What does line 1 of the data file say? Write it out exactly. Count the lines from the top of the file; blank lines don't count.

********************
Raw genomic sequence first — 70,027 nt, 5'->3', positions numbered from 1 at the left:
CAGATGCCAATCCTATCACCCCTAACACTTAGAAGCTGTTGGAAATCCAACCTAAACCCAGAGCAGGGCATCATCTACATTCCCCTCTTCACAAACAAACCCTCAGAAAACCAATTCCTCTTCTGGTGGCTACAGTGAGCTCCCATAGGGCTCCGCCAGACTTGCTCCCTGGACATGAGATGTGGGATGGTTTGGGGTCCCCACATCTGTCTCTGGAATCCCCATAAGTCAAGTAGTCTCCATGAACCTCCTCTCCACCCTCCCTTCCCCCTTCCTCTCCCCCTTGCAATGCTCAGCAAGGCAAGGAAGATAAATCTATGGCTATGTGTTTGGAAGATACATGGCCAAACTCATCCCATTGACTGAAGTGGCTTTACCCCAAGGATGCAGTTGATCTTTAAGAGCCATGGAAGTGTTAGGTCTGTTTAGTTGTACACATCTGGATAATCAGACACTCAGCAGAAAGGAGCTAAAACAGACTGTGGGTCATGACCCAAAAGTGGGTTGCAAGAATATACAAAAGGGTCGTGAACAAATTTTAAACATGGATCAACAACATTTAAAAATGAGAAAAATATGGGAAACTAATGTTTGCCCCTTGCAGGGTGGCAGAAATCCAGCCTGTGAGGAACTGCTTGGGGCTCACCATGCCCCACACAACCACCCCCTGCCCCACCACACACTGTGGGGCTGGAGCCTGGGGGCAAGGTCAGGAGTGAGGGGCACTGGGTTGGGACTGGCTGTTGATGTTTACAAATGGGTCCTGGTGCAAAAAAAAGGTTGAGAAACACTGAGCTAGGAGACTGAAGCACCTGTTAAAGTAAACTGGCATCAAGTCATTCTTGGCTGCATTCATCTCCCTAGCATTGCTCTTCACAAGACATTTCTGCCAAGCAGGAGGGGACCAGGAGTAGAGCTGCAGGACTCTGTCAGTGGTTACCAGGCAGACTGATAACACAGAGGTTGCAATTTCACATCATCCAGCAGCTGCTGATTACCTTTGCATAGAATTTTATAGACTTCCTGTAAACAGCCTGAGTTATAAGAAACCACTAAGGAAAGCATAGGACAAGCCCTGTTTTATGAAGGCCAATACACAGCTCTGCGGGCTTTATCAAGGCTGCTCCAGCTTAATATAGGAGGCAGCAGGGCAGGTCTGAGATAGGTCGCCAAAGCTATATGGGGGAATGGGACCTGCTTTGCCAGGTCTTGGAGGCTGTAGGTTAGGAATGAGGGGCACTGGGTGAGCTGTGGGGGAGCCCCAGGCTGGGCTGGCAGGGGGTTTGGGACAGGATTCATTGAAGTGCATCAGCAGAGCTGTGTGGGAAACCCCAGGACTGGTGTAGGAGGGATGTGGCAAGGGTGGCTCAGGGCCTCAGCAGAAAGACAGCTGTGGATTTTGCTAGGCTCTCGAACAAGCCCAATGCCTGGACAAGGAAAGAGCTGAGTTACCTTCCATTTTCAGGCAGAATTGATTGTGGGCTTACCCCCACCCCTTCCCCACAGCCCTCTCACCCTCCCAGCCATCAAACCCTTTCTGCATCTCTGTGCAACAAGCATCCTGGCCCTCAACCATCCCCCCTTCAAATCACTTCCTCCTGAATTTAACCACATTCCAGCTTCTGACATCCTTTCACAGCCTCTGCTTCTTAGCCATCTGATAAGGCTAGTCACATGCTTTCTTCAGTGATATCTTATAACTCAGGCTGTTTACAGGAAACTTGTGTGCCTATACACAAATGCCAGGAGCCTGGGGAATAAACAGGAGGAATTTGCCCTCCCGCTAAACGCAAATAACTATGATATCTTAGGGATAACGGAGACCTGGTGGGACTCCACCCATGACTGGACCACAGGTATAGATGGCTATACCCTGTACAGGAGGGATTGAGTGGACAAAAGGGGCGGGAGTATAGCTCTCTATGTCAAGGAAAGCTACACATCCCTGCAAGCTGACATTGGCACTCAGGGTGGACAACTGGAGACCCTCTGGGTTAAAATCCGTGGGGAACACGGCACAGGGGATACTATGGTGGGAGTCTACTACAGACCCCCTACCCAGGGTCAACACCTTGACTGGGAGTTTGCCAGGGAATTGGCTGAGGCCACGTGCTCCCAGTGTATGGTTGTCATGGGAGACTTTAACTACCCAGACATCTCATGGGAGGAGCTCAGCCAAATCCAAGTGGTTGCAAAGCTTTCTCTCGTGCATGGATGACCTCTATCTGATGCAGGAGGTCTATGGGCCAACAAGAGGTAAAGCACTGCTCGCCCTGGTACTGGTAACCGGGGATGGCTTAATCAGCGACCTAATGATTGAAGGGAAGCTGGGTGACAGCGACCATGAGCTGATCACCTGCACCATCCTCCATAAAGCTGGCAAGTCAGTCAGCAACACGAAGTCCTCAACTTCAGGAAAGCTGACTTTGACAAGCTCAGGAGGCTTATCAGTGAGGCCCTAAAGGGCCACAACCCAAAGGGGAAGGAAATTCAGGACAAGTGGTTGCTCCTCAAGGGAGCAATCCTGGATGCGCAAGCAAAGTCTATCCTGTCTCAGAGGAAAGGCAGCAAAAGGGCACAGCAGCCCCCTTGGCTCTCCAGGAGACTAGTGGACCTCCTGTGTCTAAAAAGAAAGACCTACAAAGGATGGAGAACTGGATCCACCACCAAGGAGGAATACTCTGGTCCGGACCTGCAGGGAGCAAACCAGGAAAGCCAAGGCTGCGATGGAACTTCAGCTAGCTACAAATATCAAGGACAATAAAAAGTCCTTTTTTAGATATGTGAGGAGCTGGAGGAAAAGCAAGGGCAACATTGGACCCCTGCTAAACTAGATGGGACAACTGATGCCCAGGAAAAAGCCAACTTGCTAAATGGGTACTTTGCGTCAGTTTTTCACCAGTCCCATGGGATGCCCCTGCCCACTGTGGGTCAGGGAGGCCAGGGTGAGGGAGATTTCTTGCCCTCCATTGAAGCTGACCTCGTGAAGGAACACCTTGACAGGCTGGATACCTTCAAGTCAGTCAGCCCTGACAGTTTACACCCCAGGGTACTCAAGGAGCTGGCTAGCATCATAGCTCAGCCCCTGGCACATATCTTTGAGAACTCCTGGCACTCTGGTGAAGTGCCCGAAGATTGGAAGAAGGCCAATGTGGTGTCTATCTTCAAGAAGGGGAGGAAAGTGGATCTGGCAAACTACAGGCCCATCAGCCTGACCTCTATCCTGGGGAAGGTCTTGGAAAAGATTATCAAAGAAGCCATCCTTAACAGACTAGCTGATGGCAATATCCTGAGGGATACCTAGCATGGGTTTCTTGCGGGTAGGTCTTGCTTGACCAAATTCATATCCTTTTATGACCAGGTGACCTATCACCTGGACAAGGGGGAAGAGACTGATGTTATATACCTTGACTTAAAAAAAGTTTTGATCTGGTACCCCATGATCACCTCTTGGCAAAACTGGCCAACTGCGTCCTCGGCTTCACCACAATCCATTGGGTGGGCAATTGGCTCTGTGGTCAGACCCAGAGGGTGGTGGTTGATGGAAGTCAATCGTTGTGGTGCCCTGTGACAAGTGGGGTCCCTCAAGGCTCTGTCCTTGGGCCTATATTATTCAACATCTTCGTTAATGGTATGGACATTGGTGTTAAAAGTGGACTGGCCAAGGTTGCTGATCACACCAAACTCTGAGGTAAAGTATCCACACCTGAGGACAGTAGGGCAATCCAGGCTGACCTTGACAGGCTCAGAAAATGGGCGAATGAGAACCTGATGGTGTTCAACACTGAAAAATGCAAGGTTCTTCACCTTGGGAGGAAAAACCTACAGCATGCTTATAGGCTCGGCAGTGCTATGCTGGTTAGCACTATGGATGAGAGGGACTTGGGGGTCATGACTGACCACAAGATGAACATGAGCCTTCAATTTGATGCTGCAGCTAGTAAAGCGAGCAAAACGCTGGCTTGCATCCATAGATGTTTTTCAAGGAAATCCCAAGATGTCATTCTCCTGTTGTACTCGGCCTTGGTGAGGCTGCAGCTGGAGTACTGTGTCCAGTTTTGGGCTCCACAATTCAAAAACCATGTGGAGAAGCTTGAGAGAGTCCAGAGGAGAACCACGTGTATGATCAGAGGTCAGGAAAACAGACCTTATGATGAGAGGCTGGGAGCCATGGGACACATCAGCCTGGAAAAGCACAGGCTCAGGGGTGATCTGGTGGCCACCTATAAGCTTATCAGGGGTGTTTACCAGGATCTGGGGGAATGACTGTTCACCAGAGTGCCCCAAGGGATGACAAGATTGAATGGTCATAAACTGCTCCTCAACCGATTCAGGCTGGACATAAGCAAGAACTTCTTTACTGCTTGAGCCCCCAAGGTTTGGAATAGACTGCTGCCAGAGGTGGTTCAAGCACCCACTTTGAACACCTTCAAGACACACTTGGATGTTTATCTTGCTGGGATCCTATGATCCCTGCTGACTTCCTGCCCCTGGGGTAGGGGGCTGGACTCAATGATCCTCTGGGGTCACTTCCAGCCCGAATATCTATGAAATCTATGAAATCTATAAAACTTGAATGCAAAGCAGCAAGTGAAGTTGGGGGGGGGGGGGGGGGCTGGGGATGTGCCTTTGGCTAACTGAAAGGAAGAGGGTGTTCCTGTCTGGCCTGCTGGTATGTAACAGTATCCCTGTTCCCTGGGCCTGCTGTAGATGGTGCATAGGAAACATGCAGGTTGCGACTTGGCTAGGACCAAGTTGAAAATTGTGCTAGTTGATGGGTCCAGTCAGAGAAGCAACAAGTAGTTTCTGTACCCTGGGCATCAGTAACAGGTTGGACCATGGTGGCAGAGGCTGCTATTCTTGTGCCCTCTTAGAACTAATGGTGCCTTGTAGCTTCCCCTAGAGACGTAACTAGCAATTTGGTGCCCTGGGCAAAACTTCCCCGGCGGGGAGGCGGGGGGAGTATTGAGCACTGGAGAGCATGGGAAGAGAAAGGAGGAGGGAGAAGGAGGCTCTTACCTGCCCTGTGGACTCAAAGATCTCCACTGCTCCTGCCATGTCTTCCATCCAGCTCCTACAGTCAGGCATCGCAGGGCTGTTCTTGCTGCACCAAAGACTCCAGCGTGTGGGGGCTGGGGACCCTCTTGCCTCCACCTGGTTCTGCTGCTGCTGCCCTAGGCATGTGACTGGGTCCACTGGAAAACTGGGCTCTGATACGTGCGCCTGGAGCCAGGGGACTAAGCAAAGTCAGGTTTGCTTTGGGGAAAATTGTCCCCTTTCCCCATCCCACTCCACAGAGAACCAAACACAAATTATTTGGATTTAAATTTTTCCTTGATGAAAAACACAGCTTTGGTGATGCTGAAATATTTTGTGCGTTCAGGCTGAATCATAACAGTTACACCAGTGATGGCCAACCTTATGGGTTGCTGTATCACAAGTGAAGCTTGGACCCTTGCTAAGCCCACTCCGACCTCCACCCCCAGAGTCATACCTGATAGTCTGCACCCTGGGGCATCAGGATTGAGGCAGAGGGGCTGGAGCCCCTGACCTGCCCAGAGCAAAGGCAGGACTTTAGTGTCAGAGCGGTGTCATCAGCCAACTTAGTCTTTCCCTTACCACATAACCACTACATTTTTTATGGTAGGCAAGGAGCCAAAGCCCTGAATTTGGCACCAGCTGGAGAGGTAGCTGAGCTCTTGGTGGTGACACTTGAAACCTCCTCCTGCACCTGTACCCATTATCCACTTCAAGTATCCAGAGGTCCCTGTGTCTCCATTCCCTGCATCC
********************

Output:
Raw genomic sequence first — 70,027 nt, 5'->3', positions numbered from 1 at the left: